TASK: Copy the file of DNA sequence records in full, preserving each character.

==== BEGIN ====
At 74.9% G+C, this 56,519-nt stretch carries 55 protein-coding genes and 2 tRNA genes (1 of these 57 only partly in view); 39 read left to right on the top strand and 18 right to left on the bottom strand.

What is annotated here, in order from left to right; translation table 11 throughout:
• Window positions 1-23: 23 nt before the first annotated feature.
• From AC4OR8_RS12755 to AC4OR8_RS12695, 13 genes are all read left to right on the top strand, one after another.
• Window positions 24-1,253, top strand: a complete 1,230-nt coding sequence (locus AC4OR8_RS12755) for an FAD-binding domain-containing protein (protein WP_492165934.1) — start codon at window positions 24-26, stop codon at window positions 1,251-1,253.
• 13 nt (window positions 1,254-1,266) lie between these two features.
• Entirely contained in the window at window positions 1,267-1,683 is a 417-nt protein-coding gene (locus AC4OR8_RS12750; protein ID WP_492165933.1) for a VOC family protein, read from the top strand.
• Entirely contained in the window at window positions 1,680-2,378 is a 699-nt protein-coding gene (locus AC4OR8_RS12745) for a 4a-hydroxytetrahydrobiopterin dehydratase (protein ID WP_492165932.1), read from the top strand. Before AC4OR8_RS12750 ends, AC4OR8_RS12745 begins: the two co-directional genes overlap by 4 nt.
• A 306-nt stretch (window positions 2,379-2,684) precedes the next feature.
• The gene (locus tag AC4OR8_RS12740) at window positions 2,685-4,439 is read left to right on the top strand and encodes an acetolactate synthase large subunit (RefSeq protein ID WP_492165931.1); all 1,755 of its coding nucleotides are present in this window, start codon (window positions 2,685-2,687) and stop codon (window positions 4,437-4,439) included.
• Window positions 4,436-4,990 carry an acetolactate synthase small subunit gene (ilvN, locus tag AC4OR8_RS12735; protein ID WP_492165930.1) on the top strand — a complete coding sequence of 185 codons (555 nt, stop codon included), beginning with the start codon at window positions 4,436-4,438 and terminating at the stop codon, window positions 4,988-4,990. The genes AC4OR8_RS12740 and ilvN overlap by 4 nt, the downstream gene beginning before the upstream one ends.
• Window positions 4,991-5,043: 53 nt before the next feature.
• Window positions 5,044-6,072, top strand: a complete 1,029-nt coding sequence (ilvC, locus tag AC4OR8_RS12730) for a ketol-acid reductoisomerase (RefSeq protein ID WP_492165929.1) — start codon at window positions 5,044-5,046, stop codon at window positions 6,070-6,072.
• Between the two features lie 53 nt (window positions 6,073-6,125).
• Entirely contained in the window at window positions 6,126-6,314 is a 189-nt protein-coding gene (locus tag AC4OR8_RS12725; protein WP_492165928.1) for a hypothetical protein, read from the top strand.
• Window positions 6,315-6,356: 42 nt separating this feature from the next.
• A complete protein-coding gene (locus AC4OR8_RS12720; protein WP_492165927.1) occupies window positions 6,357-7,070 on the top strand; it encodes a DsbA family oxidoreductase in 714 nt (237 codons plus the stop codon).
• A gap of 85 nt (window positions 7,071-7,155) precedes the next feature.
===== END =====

At 74.9% G+C, this 56,519-nt stretch carries 55 protein-coding genes and 2 tRNA genes (1 of these 57 only partly in view); 39 read left to right on the top strand and 18 right to left on the bottom strand.

What is annotated here, in order from left to right; translation table 11 throughout:
• Window positions 1-23: 23 nt before the first annotated feature.
• From AC4OR8_RS12755 to AC4OR8_RS12695, 13 genes are all read left to right on the top strand, one after another.
• Window positions 24-1,253, top strand: a complete 1,230-nt coding sequence (locus AC4OR8_RS12755) for an FAD-binding domain-containing protein (protein WP_492165934.1) — start codon at window positions 24-26, stop codon at window positions 1,251-1,253.
• 13 nt (window positions 1,254-1,266) lie between these two features.
• Entirely contained in the window at window positions 1,267-1,683 is a 417-nt protein-coding gene (locus AC4OR8_RS12750; protein ID WP_492165933.1) for a VOC family protein, read from the top strand.
• Entirely contained in the window at window positions 1,680-2,378 is a 699-nt protein-coding gene (locus AC4OR8_RS12745) for a 4a-hydroxytetrahydrobiopterin dehydratase (protein ID WP_492165932.1), read from the top strand. Before AC4OR8_RS12750 ends, AC4OR8_RS12745 begins: the two co-directional genes overlap by 4 nt.
• A 306-nt stretch (window positions 2,379-2,684) precedes the next feature.
• The gene (locus tag AC4OR8_RS12740) at window positions 2,685-4,439 is read left to right on the top strand and encodes an acetolactate synthase large subunit (RefSeq protein ID WP_492165931.1); all 1,755 of its coding nucleotides are present in this window, start codon (window positions 2,685-2,687) and stop codon (window positions 4,437-4,439) included.
• Window positions 4,436-4,990 carry an acetolactate synthase small subunit gene (ilvN, locus tag AC4OR8_RS12735; protein ID WP_492165930.1) on the top strand — a complete coding sequence of 185 codons (555 nt, stop codon included), beginning with the start codon at window positions 4,436-4,438 and terminating at the stop codon, window positions 4,988-4,990. The genes AC4OR8_RS12740 and ilvN overlap by 4 nt, the downstream gene beginning before the upstream one ends.
• Window positions 4,991-5,043: 53 nt before the next feature.
• Window positions 5,044-6,072, top strand: a complete 1,029-nt coding sequence (ilvC, locus tag AC4OR8_RS12730) for a ketol-acid reductoisomerase (RefSeq protein ID WP_492165929.1) — start codon at window positions 5,044-5,046, stop codon at window positions 6,070-6,072.
• Between the two features lie 53 nt (window positions 6,073-6,125).
• Entirely contained in the window at window positions 6,126-6,314 is a 189-nt protein-coding gene (locus tag AC4OR8_RS12725; protein WP_492165928.1) for a hypothetical protein, read from the top strand.
• Window positions 6,315-6,356: 42 nt separating this feature from the next.
• A complete protein-coding gene (locus AC4OR8_RS12720; protein WP_492165927.1) occupies window positions 6,357-7,070 on the top strand; it encodes a DsbA family oxidoreductase in 714 nt (237 codons plus the stop codon).
• A gap of 85 nt (window positions 7,071-7,155) precedes the next feature.